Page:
It’s that time of year again, spring cleaning (sigh). No I’m not talking about dusting your house from top to bottom, but cleaning up your SEO basics with a proper SEO Spring Clean.
After telling yourself you were going to keep on top of things this year, you’ve let it slip again, you got side-tracked with the big picture and large scale strategies.
Don’t worry, it happens to be the best of us.
In this post I’ll cover the importance of good housekeeping from an SEO perspective, and why these technical basics are important to improving your organic visibility.
Ladies and gents, the ultimate SEO Spring Clean to-do list…
GOOGLE SEARCH CONSOLE (HTML IMPROVEMENTS)
Duplicate and missing meta-descriptions
In an ideal world, each page on your site should have an individual, page-specific meta tag description. However, in reality that’s not always possible, or an effective use of your limited time.
For the more important, often visited pages on your site such as your home page and key lading pages, you should aim to create unique meta descriptions. For the other less important, less frequented pages, prioritise these based on visibility. If you leave this field empty, Google will generate a snippet of text for you.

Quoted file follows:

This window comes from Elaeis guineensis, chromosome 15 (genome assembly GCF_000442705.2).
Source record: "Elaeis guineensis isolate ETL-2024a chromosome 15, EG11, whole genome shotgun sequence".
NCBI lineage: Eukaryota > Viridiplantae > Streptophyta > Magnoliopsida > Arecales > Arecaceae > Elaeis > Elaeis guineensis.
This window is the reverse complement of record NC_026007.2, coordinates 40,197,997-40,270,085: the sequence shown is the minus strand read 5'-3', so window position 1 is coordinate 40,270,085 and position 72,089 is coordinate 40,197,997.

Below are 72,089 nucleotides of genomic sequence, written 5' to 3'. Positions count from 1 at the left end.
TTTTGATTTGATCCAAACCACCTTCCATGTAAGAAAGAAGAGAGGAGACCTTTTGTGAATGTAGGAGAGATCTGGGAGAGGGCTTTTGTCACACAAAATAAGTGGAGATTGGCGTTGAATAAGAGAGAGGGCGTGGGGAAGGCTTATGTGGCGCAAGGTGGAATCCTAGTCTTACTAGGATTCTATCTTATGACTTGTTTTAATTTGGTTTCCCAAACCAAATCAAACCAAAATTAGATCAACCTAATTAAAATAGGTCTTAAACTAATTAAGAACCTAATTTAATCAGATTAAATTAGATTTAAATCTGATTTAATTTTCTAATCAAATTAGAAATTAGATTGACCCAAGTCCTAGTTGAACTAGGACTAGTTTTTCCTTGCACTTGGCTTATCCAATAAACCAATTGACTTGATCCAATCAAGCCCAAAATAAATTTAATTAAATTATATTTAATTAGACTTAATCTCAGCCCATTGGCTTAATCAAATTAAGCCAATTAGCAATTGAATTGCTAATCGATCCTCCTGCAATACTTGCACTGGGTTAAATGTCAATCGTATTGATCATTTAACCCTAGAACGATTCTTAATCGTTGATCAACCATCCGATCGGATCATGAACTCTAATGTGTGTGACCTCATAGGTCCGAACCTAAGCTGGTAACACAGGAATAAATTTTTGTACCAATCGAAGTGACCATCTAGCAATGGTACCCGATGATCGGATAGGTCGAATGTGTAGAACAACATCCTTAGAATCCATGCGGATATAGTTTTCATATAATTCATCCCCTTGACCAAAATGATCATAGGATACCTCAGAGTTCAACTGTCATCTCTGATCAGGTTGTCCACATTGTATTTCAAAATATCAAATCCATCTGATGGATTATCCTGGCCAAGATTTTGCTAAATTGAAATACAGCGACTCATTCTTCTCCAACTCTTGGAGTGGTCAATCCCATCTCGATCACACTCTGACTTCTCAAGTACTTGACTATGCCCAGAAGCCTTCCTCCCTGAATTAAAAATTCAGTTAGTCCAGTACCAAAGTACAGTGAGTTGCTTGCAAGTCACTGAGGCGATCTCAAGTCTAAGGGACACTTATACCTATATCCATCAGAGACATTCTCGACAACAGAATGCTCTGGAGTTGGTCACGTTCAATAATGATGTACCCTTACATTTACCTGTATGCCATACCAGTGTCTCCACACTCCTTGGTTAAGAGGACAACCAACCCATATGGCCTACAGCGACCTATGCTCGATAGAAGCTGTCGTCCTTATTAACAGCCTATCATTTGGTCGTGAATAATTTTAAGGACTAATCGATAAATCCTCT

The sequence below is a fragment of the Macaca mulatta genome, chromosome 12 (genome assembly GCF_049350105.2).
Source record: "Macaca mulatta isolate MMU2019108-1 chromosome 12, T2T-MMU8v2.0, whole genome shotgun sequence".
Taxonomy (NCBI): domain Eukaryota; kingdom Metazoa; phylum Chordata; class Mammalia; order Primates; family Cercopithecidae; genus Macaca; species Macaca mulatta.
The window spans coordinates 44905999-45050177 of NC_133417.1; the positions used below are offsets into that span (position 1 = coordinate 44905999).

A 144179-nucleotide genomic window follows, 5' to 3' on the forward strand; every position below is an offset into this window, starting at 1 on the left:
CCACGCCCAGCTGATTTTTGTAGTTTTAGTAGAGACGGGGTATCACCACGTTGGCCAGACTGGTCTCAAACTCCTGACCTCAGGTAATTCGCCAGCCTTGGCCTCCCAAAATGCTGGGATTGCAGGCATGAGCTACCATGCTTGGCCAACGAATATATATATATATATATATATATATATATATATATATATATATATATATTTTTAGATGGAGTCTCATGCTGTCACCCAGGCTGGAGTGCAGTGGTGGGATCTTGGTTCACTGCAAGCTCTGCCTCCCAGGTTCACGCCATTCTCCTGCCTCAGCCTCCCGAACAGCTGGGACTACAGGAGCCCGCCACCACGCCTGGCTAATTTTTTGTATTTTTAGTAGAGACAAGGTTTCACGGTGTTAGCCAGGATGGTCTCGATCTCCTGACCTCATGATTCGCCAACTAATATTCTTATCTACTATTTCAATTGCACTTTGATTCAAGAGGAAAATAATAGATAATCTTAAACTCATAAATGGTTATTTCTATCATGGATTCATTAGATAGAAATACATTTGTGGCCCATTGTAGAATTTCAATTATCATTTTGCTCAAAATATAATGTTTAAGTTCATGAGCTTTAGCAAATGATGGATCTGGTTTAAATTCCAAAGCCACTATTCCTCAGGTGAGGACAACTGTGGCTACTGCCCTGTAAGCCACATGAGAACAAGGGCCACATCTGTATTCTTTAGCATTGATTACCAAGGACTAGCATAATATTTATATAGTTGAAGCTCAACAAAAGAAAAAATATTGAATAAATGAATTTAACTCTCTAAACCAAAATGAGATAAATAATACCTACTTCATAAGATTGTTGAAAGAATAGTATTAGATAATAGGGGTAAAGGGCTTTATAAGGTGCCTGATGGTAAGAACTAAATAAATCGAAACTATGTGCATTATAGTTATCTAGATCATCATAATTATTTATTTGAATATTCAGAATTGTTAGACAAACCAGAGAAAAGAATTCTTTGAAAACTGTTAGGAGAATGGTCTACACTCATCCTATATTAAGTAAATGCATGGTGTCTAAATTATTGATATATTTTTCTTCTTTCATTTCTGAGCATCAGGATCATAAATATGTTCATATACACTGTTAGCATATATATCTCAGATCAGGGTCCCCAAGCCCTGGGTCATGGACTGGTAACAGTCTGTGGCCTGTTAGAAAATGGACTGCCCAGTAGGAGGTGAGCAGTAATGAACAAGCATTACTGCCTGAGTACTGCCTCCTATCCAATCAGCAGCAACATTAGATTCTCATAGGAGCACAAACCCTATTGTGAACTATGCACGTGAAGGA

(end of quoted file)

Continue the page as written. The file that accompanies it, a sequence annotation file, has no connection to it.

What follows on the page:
Duplicate and missing title tags
The main purpose of a title tag is to provide users and search engines such as Google with some context and information about a particular page. It is recommended these title tags are unique, in order to help search engines understand what your page is about, and also potentially increasing your click-through rate (CTR).
Using Google Search Console is a great way to check whether you have issues in this area:
Here, you can easily identify whether you have duplicate and/or missing tags, find where they are located and rectify them. Alternative tools such as Screaming Frog also do a great job, without the need for Google to update their systems.
Broken internal links
Broken internal links occur when a link within your website that is intended to go to another page, does not resolve. This can negatively affect your SEO efforts due to two main factors.
Firstly, 404s make for a poor on-site user experience, which could not only increase the likelihood that users will leave for another site better suiting their needs, but also interferes with one of Google’s paramount ranking factors: site usability.
Secondly, broken links within your site stop Google crawling it in an effective and efficient manner. If Googlebot reaches a broken link within your site, this would restrict any authority that linked pages would receive, in turn devaluing that page.